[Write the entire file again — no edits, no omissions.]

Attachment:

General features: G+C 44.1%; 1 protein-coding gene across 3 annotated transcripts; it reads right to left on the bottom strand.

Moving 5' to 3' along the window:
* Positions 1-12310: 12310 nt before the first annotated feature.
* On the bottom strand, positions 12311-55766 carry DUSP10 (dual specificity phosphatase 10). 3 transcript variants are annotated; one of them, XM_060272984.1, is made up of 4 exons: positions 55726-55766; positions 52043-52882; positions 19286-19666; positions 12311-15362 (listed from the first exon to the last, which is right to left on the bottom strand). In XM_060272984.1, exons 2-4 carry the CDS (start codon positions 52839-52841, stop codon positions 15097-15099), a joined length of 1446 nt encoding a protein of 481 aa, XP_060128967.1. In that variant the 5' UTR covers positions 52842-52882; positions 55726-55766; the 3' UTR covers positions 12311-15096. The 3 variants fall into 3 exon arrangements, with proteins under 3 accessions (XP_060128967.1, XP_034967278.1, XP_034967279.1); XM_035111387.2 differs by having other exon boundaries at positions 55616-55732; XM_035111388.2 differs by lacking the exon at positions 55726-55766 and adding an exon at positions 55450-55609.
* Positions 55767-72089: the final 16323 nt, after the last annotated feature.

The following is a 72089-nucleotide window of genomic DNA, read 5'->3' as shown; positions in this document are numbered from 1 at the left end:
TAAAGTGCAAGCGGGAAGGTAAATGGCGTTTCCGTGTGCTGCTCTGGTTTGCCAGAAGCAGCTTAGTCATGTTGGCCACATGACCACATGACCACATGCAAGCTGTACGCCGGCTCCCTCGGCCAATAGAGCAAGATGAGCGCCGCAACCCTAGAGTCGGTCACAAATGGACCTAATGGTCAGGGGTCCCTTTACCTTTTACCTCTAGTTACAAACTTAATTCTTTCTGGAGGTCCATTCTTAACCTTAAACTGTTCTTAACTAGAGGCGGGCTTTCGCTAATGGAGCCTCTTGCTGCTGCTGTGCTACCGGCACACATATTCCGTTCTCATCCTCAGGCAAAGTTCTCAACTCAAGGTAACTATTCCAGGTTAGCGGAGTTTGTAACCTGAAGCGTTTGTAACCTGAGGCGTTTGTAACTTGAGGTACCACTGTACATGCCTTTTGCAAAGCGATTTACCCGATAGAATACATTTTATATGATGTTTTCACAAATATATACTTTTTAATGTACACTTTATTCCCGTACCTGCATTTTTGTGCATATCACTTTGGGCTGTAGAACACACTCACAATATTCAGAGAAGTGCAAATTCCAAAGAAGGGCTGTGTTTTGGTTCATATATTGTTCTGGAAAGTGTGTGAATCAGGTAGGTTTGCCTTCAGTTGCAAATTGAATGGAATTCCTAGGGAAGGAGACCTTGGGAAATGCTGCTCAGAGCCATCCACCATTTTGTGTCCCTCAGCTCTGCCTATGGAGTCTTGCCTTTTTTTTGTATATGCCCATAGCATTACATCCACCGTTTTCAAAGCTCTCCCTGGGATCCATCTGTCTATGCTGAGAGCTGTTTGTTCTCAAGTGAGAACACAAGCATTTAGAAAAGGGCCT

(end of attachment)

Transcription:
General features: G+C 44.1%; 1 protein-coding gene across 3 annotated transcripts; it reads right to left on the bottom strand.

Moving 5' to 3' along the window:
* Positions 1-12310: 12310 nt before the first annotated feature.
* On the bottom strand, positions 12311-55766 carry DUSP10 (dual specificity phosphatase 10). 3 transcript variants are annotated; one of them, XM_060272984.1, is made up of 4 exons: positions 55726-55766; positions 52043-52882; positions 19286-19666; positions 12311-15362 (listed from the first exon to the last, which is right to left on the bottom strand). In XM_060272984.1, exons 2-4 carry the CDS (start codon positions 52839-52841, stop codon positions 15097-15099), a joined length of 1446 nt encoding a protein of 481 aa, XP_060128967.1. In that variant the 5' UTR covers positions 52842-52882; positions 55726-55766; the 3' UTR covers positions 12311-15096. The 3 variants fall into 3 exon arrangements, with proteins under 3 accessions (XP_060128967.1, XP_034967278.1, XP_034967279.1); XM_035111387.2 differs by having other exon boundaries at positions 55616-55732; XM_035111388.2 differs by lacking the exon at positions 55726-55766 and adding an exon at positions 55450-55609.
* Positions 55767-72089: the final 16323 nt, after the last annotated feature.

The following is a 72089-nucleotide window of genomic DNA, read 5'->3' as shown; positions in this document are numbered from 1 at the left end:
TAAAGTGCAAGCGGGAAGGTAAATGGCGTTTCCGTGTGCTGCTCTGGTTTGCCAGAAGCAGCTTAGTCATGTTGGCCACATGACCACATGACCACATGCAAGCTGTACGCCGGCTCCCTCGGCCAATAGAGCAAGATGAGCGCCGCAACCCTAGAGTCGGTCACAAATGGACCTAATGGTCAGGGGTCCCTTTACCTTTTACCTCTAGTTACAAACTTAATTCTTTCTGGAGGTCCATTCTTAACCTTAAACTGTTCTTAACTAGAGGCGGGCTTTCGCTAATGGAGCCTCTTGCTGCTGCTGTGCTACCGGCACACATATTCCGTTCTCATCCTCAGGCAAAGTTCTCAACTCAAGGTAACTATTCCAGGTTAGCGGAGTTTGTAACCTGAAGCGTTTGTAACCTGAGGCGTTTGTAACTTGAGGTACCACTGTACATGCCTTTTGCAAAGCGATTTACCCGATAGAATACATTTTATATGATGTTTTCACAAATATATACTTTTTAATGTACACTTTATTCCCGTACCTGCATTTTTGTGCATATCACTTTGGGCTGTAGAACACACTCACAATATTCAGAGAAGTGCAAATTCCAAAGAAGGGCTGTGTTTTGGTTCATATATTGTTCTGGAAAGTGTGTGAATCAGGTAGGTTTGCCTTCAGTTGCAAATTGAATGGAATTCCTAGGGAAGGAGACCTTGGGAAATGCTGCTCAGAGCCATCCACCATTTTGTGTCCCTCAGCTCTGCCTATGGAGTCTTGCCTTTTTTTTGTATATGCCCATAGCATTACATCCACCGTTTTCAAAGCTCTCCCTGGGATCCATCTGTCTATGCTGAGAGCTGTTTGTTCTCAAGTGAGAACACAAGCATTTAGAAAAGGGCCT